Politicians never accept reality.
Los Angeles Mayor Eric Garcetti blamed high housing costs for losing 160,000 residents during 12 months through July 1.
Garcetti never mentioned crime, COVID mandates, cost of living, homelessness, etc:
LA County lost 160,000 residents during the 12 months through July 1, the biggest population drop of any U.S. county, according to a U.S. Census report released last week. That accounted for almost two-thirds of the declines in California, the most populous state.
“You don’t have to be indigent, you don’t have to be homeless to feel that it costs a lot,” Garcetti said during an interview Friday at LA’s city hall. “If you ask me the question, what are the top three issues facing Los Angeles or California, I’d say in this order: housing, housing and housing.”
U.S. coastal cities saw the biggest decreases in residents during the pandemic. Aside from the cost of living, factors contributing to the urban exodus ranged from strict lockdown rules to high taxes and safety fears, including rising crime rates. A lower birth rate, slower foreign immigration and increased deaths also played a role.
LA County has 9.8 million people, making it the most populous county in America. Los Angeles has 4 million residents.
Homelessness has spiked in Los Angeles. It went from 23,000 in 2013 to 41,290 in 2020. It has spread to tourist spots, too.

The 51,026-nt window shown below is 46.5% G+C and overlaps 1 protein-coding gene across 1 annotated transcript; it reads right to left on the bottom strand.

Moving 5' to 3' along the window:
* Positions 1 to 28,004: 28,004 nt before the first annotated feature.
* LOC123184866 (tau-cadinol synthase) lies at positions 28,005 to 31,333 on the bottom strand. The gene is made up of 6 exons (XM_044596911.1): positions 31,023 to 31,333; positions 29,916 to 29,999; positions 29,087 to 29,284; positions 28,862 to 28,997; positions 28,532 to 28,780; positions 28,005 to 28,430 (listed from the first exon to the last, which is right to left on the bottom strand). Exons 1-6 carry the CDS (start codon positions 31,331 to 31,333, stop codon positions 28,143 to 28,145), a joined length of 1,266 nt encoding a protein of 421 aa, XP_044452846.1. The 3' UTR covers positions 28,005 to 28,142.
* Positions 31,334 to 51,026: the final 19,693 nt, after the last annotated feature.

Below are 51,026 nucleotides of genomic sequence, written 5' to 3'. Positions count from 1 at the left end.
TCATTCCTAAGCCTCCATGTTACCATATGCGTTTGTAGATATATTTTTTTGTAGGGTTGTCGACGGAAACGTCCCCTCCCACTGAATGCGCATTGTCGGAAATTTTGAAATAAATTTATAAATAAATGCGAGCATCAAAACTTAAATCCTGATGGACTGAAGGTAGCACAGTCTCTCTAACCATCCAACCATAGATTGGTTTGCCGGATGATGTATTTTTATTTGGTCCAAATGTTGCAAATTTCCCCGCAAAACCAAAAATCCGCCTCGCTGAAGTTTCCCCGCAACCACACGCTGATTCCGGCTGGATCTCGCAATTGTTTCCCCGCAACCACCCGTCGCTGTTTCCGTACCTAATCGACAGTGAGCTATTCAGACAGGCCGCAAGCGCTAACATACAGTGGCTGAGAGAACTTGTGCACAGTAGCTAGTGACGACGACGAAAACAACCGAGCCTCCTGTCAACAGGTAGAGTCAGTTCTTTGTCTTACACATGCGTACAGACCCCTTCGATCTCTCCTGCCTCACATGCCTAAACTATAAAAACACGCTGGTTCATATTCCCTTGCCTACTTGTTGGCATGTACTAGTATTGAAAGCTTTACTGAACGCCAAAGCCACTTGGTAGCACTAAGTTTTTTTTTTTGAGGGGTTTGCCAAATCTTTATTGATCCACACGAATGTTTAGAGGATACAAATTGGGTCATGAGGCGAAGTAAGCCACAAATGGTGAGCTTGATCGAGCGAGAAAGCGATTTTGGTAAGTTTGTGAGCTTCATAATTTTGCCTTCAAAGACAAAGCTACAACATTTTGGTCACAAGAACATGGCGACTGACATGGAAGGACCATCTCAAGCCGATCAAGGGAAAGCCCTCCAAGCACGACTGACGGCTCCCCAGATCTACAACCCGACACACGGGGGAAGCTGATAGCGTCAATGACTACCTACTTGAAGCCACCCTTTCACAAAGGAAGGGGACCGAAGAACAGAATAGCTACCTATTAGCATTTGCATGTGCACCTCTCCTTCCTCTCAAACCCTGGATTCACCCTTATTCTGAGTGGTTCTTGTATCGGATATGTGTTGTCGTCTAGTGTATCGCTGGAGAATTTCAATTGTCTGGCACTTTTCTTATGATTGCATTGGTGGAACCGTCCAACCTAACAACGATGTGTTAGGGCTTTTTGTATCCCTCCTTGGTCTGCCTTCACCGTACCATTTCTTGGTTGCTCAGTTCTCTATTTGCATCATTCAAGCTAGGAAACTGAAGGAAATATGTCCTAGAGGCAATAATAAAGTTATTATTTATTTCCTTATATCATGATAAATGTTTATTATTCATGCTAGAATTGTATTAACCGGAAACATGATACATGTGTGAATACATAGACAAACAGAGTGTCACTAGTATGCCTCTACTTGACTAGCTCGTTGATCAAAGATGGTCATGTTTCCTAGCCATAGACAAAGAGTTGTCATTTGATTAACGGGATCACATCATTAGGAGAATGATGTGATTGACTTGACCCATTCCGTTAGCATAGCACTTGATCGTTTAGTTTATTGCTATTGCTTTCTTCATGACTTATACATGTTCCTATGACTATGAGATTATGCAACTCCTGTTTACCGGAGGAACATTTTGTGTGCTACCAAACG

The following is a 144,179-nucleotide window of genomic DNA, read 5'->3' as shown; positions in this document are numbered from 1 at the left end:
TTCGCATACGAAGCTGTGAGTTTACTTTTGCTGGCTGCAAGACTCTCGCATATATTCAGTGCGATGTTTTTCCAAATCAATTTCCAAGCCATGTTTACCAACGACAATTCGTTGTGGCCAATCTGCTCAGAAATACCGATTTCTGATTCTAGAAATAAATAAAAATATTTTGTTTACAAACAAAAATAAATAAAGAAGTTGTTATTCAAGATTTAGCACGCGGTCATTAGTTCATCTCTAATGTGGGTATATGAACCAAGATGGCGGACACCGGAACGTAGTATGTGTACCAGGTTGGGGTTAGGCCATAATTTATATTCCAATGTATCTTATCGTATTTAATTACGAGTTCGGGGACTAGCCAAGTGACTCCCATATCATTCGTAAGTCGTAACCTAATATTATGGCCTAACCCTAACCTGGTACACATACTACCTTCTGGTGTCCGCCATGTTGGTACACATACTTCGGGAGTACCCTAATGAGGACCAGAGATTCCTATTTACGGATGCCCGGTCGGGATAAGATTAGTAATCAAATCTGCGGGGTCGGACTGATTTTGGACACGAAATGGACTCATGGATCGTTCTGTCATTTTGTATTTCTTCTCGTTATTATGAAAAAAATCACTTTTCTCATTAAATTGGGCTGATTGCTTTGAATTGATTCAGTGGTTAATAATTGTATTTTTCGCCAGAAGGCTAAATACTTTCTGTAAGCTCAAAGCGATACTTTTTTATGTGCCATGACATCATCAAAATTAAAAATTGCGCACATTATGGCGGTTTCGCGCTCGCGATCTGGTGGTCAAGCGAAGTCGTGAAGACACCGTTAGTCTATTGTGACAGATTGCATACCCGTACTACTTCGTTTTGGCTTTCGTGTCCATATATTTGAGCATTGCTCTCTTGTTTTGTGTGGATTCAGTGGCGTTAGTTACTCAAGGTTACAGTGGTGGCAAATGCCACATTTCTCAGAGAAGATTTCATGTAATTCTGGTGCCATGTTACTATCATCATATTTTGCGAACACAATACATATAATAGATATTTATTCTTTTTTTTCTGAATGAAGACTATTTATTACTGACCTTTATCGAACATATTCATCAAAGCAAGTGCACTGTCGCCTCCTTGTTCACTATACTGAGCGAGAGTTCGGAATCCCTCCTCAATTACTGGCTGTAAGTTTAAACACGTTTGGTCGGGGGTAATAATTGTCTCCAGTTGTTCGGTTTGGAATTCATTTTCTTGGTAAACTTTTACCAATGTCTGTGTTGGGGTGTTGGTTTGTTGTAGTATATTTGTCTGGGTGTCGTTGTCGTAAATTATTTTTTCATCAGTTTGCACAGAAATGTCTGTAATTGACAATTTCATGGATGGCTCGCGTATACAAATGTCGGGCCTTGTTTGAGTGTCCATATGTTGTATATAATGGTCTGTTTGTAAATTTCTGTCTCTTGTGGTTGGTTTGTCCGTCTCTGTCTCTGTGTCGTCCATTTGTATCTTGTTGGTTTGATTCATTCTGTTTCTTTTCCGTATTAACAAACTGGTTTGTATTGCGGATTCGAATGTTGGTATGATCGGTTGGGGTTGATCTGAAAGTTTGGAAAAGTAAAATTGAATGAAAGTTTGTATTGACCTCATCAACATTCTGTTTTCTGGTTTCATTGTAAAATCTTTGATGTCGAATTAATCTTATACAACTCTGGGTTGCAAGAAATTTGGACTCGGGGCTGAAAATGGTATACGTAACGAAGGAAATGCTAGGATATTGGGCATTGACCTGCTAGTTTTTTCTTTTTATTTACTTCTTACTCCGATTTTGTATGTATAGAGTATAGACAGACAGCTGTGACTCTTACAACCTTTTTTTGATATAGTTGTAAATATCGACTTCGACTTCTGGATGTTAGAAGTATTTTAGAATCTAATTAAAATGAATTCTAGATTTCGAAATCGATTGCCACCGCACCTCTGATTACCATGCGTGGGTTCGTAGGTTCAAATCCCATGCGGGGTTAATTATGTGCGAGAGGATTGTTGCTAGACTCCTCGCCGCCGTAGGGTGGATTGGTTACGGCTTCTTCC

A single-family home in the county costs around $773,490 in February. The median price is up 84% since Garcetti became mayor.
Um, okay. It doesn’t change the fact that crime is up:
Homicides in Los Angeles hit 397 in 2021, the most in more than a decade and a 50% increase from 2019 — but well short of the 1,000 deaths reached during years in the 1990s.
LAPD Chief Michel Moore told the civilian Police Commission on Tuesday that robberies involving firearms were up 57% from 2020 and 60% from 2019 — with hundreds more incidents so far this year than last.
Through the middle of March, property crime was up more than 5% over last year, with car thefts again a major concern. Compared to this point in 2020, vehicle thefts are up nearly 44%.
In February, the Public Policy Institute of California found that “34% of Californians see violence and street crime in their local community as a ‘big problem.'” This is a record number and up 10 points from last year.
The survey also showed that 41% “view crime as a major worry, the highest in any region of the state.”
The Los Angeles Police Department even advised people not to wear expensive jewelry in public: “Over the last year there has been a marked increase of armed robberies involving victims wearing expensive jewelry while in public. If it is visible, it can be a target.”
Los Angeles has been the homeless capital of America since 1984. The city has spent billions to combat the problem, but you would never tell. Angelenos approved a $1.2 billion bond to create 10,000 housing units for the homeless. It’s been hampered by slowness and…rising costs:
Roughly 58 percent of the projects approved by the city are under construction, and nearly a third are in predevelopment stages.
Yet, construction costs are getting more expensive as the years drag on, endangering the lives of more than 40,000 people who remain homeless, the city controller found. The most expensive project, currently in predevelopment, will cost $837,000 per unit to build, while the average per-unit cost has grown from $531,000 in 2020 to $596,846 in 2021.
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